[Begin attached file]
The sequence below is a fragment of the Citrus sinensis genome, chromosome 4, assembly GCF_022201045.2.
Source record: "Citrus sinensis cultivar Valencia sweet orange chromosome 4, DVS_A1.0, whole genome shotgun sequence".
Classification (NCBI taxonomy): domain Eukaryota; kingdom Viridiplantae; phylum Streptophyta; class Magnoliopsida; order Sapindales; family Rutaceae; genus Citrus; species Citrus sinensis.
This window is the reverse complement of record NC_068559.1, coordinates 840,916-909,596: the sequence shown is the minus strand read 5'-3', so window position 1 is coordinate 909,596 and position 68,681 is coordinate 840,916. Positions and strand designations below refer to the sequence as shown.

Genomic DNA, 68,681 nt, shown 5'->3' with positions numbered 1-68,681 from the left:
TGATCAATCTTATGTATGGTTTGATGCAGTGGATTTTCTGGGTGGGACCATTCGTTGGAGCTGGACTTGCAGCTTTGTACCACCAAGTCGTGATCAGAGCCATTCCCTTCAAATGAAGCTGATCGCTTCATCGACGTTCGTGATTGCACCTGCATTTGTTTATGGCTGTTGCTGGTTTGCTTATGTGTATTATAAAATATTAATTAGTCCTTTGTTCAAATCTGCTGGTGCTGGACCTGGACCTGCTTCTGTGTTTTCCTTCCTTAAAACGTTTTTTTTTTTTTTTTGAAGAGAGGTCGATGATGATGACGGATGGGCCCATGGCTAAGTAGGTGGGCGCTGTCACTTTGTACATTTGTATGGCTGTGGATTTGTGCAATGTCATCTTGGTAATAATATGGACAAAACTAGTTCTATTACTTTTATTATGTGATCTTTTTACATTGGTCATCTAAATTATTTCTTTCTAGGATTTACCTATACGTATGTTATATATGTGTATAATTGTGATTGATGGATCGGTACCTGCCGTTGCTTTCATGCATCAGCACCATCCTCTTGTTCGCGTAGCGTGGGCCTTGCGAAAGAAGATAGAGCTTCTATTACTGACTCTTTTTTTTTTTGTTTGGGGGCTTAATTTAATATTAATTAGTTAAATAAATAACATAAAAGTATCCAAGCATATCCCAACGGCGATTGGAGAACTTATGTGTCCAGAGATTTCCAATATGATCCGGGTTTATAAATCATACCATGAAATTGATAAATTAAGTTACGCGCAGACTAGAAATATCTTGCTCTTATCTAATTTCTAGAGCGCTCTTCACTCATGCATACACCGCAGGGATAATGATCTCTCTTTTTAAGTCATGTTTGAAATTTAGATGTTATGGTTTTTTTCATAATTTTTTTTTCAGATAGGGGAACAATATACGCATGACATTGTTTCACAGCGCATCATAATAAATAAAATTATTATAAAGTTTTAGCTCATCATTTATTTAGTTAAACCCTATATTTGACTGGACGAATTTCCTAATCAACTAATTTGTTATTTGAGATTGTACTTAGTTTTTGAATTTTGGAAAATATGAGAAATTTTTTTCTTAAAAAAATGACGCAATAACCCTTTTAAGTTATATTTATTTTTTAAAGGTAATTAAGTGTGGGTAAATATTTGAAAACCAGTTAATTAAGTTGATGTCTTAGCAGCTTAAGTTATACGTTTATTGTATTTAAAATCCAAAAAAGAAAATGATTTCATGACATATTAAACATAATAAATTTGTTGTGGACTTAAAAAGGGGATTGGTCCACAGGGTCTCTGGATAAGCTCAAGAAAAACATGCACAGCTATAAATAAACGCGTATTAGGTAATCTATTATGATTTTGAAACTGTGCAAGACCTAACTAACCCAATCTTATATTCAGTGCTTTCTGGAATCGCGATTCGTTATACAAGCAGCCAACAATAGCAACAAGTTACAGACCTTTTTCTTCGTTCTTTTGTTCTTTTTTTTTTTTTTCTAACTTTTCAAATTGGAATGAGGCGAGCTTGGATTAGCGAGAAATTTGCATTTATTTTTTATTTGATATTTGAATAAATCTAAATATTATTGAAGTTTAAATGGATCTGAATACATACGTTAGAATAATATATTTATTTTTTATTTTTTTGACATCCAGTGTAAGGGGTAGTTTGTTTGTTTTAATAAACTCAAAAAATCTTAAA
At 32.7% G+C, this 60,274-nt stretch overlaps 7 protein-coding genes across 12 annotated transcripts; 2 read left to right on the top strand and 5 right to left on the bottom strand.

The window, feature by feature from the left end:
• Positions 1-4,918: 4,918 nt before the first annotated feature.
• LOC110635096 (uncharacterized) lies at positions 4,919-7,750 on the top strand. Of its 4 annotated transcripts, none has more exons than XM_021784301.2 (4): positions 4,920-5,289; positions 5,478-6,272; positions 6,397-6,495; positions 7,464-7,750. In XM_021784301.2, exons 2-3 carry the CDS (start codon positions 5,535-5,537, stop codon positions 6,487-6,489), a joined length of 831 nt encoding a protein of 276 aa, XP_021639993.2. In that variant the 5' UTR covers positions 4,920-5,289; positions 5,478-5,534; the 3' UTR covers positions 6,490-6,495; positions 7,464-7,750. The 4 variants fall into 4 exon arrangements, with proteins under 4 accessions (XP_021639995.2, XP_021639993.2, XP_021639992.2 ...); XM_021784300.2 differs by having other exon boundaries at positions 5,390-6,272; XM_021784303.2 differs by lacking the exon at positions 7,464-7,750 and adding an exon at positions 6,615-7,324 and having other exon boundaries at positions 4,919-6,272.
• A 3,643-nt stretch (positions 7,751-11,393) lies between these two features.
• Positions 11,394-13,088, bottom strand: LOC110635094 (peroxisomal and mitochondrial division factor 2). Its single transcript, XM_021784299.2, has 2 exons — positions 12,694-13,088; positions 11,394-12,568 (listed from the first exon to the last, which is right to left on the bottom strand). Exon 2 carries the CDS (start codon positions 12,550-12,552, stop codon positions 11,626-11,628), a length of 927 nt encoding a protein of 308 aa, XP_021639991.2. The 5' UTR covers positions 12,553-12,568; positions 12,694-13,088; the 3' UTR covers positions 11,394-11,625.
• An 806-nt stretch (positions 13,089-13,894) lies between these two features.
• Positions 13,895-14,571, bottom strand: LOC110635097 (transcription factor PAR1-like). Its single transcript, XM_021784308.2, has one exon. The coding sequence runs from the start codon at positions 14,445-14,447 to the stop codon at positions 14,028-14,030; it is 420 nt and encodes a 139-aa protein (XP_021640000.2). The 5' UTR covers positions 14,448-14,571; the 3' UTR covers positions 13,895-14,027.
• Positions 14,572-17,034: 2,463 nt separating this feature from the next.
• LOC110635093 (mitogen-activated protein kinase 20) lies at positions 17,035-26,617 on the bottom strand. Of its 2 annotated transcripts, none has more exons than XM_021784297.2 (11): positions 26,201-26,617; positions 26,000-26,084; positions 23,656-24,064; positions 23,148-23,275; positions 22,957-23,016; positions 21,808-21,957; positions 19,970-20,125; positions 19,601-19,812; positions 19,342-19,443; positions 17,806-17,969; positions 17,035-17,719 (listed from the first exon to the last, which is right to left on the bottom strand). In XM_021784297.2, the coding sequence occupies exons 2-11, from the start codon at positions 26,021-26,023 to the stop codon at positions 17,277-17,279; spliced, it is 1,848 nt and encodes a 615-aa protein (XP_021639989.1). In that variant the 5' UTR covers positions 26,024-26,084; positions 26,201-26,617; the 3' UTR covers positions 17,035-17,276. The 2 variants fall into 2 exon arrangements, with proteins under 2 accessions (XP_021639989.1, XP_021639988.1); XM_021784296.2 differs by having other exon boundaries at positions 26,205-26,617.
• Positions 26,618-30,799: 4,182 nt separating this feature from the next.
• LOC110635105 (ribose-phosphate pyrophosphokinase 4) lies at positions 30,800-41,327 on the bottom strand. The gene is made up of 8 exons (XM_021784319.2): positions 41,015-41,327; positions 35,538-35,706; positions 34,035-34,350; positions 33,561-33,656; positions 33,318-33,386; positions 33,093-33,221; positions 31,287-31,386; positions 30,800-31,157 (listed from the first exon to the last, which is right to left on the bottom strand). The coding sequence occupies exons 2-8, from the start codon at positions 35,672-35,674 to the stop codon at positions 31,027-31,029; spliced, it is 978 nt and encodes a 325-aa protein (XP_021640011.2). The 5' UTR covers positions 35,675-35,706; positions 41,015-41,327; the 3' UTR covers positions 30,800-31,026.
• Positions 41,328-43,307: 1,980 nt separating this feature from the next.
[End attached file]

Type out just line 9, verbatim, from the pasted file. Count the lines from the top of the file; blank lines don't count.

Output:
• Positions 1-4,918: 4,918 nt before the first annotated feature.